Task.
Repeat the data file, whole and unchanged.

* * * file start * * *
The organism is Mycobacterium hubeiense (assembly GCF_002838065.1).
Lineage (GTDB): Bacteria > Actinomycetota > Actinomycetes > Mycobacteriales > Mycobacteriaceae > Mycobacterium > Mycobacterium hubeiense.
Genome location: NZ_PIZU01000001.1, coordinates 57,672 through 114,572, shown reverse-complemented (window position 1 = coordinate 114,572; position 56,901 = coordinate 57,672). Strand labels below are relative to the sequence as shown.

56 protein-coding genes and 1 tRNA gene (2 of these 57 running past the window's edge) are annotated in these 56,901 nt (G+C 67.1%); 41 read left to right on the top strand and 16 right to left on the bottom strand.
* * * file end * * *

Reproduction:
The organism is Mycobacterium hubeiense (assembly GCF_002838065.1).
Lineage (GTDB): Bacteria > Actinomycetota > Actinomycetes > Mycobacteriales > Mycobacteriaceae > Mycobacterium > Mycobacterium hubeiense.
Genome location: NZ_PIZU01000001.1, coordinates 57,672 through 114,572, shown reverse-complemented (window position 1 = coordinate 114,572; position 56,901 = coordinate 57,672). Strand labels below are relative to the sequence as shown.

56 protein-coding genes and 1 tRNA gene (2 of these 57 running past the window's edge) are annotated in these 56,901 nt (G+C 67.1%); 41 read left to right on the top strand and 16 right to left on the bottom strand.